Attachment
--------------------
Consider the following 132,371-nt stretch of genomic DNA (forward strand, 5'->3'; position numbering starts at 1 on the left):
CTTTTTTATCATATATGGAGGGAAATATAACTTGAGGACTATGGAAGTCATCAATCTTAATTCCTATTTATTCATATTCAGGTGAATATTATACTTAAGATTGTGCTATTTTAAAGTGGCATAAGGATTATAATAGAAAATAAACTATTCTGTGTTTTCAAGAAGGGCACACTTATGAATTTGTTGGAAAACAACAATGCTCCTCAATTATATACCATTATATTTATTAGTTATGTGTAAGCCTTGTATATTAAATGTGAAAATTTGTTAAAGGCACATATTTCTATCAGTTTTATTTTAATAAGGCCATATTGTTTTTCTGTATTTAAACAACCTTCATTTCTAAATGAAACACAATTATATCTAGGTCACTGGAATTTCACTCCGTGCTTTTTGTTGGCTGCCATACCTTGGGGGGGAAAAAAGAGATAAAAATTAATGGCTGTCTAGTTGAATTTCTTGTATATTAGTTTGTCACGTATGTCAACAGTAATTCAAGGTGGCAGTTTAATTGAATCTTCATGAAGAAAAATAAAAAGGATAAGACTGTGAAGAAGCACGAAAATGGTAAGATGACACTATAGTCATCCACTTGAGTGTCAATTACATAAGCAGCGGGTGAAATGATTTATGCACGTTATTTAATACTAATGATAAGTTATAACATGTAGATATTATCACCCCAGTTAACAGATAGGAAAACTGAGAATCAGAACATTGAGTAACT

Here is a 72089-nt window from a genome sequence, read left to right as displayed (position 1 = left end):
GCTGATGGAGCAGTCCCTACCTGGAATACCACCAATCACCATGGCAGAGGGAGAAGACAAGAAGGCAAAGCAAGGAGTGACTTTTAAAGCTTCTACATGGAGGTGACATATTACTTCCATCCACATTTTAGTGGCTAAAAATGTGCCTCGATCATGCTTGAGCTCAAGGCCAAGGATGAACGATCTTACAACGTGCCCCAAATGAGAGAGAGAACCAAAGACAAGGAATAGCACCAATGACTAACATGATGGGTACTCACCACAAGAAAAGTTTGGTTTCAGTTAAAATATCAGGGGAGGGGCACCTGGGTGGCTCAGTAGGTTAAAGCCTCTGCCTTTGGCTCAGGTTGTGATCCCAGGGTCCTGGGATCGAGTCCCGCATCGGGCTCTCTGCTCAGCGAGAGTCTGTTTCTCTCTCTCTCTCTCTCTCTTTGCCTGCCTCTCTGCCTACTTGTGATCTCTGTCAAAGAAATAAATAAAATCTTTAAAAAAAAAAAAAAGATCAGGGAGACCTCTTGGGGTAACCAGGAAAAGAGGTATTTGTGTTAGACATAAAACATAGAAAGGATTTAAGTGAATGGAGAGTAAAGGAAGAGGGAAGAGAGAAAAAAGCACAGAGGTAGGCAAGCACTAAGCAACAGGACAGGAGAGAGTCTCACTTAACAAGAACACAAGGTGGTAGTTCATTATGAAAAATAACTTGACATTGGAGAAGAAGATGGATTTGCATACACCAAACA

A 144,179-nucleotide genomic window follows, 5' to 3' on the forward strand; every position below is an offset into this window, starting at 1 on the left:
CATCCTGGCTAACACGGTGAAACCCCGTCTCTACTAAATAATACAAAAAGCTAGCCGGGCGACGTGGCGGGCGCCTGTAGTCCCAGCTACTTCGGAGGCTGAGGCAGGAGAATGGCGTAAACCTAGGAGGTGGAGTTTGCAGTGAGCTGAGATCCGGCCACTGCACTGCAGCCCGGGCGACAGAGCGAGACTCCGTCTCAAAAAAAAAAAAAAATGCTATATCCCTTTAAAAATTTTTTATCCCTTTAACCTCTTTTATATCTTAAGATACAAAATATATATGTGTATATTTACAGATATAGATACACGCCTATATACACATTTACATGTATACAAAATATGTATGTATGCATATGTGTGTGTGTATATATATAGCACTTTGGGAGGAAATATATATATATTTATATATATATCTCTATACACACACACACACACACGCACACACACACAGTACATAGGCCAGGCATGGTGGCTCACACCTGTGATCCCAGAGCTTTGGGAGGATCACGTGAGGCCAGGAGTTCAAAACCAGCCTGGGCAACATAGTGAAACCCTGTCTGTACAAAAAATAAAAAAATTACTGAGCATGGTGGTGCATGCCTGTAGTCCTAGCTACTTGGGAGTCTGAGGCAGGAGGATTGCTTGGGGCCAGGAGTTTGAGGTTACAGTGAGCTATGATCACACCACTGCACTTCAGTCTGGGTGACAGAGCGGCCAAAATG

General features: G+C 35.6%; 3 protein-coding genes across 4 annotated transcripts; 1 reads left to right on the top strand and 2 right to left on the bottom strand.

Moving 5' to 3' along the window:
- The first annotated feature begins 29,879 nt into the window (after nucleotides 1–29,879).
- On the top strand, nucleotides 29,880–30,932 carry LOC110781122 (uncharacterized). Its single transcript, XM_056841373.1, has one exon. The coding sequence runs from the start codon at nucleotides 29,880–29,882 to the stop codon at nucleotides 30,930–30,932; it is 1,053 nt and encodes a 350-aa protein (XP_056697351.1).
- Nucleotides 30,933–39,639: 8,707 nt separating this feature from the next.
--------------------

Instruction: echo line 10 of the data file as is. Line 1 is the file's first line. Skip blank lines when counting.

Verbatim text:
- On the top strand, nucleotides 29,880–30,932 carry LOC110781122 (uncharacterized). Its single transcript, XM_056841373.1, has one exon. The coding sequence runs from the start codon at nucleotides 29,880–29,882 to the stop codon at nucleotides 30,930–30,932; it is 1,053 nt and encodes a 350-aa protein (XP_056697351.1).